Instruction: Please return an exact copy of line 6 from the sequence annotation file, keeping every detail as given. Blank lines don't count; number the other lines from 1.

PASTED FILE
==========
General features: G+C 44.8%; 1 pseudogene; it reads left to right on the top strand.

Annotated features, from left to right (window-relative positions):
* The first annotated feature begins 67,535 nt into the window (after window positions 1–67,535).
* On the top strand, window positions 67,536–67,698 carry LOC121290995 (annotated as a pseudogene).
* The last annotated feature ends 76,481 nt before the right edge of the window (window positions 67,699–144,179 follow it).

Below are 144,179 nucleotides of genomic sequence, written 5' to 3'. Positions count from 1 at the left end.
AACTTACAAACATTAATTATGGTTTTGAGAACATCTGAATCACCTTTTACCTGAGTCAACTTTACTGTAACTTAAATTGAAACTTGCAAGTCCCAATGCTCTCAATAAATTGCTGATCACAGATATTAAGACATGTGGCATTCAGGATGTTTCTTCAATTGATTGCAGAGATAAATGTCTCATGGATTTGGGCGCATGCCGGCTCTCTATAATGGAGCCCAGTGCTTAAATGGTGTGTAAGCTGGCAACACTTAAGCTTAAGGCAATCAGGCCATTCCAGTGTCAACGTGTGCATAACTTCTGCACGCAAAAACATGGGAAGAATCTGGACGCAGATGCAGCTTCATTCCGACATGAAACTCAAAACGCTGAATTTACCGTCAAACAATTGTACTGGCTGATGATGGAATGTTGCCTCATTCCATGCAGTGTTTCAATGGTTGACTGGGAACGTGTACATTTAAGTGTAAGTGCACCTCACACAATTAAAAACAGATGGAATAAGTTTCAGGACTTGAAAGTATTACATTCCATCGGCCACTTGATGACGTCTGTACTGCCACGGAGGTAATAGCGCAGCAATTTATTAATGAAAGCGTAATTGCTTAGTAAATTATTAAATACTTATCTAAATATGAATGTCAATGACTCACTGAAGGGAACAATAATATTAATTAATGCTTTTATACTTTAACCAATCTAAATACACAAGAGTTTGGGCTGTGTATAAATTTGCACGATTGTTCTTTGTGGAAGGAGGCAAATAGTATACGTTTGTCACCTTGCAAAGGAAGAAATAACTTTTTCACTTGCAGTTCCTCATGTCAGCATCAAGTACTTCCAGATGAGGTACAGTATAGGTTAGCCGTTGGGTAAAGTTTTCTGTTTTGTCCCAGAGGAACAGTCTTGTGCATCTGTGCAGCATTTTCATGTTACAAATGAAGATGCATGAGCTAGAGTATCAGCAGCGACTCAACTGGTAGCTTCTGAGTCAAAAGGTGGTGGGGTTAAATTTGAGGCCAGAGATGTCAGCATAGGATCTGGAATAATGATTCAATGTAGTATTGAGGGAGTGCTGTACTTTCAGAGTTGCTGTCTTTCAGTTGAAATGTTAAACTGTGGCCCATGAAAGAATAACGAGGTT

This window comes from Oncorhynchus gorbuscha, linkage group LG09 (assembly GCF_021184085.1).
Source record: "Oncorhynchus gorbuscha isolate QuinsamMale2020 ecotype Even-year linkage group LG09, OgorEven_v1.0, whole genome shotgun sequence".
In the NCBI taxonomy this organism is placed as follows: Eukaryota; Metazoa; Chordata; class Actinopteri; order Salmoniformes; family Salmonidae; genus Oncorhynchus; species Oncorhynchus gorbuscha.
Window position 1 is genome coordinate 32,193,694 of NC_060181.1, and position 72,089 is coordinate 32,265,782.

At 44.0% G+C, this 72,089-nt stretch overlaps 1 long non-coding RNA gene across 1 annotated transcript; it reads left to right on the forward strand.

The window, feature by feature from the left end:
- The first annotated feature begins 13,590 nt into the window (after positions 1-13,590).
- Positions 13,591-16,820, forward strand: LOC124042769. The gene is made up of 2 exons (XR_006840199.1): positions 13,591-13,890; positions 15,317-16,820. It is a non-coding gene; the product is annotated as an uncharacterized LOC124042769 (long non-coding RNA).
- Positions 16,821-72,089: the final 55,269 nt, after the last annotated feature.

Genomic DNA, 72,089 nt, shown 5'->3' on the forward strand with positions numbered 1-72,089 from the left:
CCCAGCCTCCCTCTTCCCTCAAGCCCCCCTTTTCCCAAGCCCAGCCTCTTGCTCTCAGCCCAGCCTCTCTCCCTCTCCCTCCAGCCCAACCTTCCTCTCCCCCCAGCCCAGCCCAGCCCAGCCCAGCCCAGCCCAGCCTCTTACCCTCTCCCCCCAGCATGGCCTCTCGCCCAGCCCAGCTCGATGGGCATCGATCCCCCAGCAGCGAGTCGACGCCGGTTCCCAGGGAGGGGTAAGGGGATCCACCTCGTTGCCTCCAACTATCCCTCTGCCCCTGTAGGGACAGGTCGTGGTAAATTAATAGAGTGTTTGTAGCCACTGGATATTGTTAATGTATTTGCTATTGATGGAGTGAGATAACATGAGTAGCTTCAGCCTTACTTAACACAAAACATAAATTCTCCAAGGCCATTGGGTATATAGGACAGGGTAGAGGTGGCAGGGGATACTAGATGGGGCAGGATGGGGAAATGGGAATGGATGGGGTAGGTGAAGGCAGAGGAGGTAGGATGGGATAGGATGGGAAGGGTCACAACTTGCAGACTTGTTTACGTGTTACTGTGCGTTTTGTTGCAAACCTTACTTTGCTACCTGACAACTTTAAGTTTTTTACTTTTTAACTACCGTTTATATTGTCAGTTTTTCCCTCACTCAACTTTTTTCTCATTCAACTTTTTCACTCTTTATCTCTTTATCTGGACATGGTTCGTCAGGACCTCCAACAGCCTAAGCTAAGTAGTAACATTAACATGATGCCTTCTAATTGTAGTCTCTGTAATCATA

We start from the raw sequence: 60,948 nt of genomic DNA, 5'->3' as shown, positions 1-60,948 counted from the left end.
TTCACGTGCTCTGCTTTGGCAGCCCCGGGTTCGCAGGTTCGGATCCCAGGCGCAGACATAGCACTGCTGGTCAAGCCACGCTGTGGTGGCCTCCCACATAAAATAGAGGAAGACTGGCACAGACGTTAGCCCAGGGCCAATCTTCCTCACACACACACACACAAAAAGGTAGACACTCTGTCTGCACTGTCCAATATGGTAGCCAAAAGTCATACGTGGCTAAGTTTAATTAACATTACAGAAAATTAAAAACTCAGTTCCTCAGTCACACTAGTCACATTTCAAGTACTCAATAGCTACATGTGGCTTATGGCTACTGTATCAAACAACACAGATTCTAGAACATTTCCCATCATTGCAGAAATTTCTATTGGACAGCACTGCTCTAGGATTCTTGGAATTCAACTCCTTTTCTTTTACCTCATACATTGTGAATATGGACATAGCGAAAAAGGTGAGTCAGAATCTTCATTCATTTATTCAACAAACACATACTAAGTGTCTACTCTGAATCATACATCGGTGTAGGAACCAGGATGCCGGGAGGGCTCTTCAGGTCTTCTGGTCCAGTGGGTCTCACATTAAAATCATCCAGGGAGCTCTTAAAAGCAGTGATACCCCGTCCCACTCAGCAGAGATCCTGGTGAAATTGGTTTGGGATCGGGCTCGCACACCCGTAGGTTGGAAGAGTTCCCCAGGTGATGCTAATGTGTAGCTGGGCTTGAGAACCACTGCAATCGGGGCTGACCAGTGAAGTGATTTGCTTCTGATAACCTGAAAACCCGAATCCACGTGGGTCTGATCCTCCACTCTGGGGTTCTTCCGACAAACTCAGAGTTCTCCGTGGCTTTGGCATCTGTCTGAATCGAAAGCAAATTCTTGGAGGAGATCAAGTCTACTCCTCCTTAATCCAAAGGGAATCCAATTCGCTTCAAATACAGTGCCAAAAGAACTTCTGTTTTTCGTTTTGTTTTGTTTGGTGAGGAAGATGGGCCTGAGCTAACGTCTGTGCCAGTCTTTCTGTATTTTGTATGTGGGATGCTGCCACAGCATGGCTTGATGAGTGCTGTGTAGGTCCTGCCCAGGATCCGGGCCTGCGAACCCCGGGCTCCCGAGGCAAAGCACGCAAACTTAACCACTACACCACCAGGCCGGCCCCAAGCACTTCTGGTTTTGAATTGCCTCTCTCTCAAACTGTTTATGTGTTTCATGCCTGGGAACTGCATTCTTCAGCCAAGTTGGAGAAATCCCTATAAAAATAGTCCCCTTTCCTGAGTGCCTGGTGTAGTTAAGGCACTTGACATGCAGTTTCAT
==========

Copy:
Below are 144,179 nucleotides of genomic sequence, written 5' to 3'. Positions count from 1 at the left end.